Tuesday, May 31, 2016

Saturday Challenge- Occupations

From Randy Seaver: For this week's mission (should you decide to accept it), I challenge you to:

1)    Geneablogger Diane Gould Hall posted WORKDAY WEDNESDAY – What kind of work did your ancestors do? on her Michigan Family Trails blog last year, and I thought the topic could be used as an SNGF post.

2)  Please go back several generations (say parents or grandparents or great-grandparents) and list the occupations that they had in the records you've found for them.  You could do this, say, by ancestor table number.

A field overlooking Owasco Lake
I wondered how to go about answering this Saturday challenge. I can answer the question for most of my male ancestors with just one word: “farmer”. My father left the farm, worked as a mechanic/tow truck driver for a short time.  Then worked for his uncle for a while as a salesman for a Sinclair oil distributorship before taking it over from him. He then ran this business as his own for the rest of his working career, but was always a farmer at heart.  My maternal grandfather was a carpenter by trade, although in later years he also worked for the school district as a janitor. The women for the most part were housewives, supporting their husbands in their careers; especially those who were farm wives. My maternal grandmother was a Registered Nurse. There is not much variety to write about.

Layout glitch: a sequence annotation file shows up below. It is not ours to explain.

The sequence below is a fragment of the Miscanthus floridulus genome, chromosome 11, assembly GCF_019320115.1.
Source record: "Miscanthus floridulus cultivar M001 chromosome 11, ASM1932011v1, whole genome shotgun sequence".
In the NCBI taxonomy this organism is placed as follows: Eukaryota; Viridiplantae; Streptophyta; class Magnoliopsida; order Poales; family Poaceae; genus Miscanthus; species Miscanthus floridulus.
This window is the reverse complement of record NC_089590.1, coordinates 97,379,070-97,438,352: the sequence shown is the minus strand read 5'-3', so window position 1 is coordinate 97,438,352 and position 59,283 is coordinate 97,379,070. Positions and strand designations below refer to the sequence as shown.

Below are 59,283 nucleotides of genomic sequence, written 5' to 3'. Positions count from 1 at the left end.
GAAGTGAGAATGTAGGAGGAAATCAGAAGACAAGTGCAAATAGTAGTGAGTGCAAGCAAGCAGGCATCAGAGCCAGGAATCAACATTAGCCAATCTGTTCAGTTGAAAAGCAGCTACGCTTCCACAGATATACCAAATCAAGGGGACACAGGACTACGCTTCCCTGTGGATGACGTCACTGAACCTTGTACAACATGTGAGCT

Then I read a blog posting from Michael John Neill where he took exception (and rightly so) to somebody saying that an ancestor was just a farmer. That made me think about the fact many people may not realize what the occupations of farmer and farmer’s wife entailed, and often still do today.

The farmer is the one that gets up while its still night to milk the cows and feed all the animals. He may not have had much sleep, as he had been in the barn just a short while before checking on an animal that was sick or about to give birth. Maybe there were new baby animals of some sort to tend to already that morning.

He is the one that gets all the crops planted while checking the weather for storms and cold spells that will hurt the tender plants. Have you ever watched a haying crew scramble to get the hay from the field on a hot summer day when a storm is brewing? They are working at a frantic pace, but organized and knowing exactly what to do.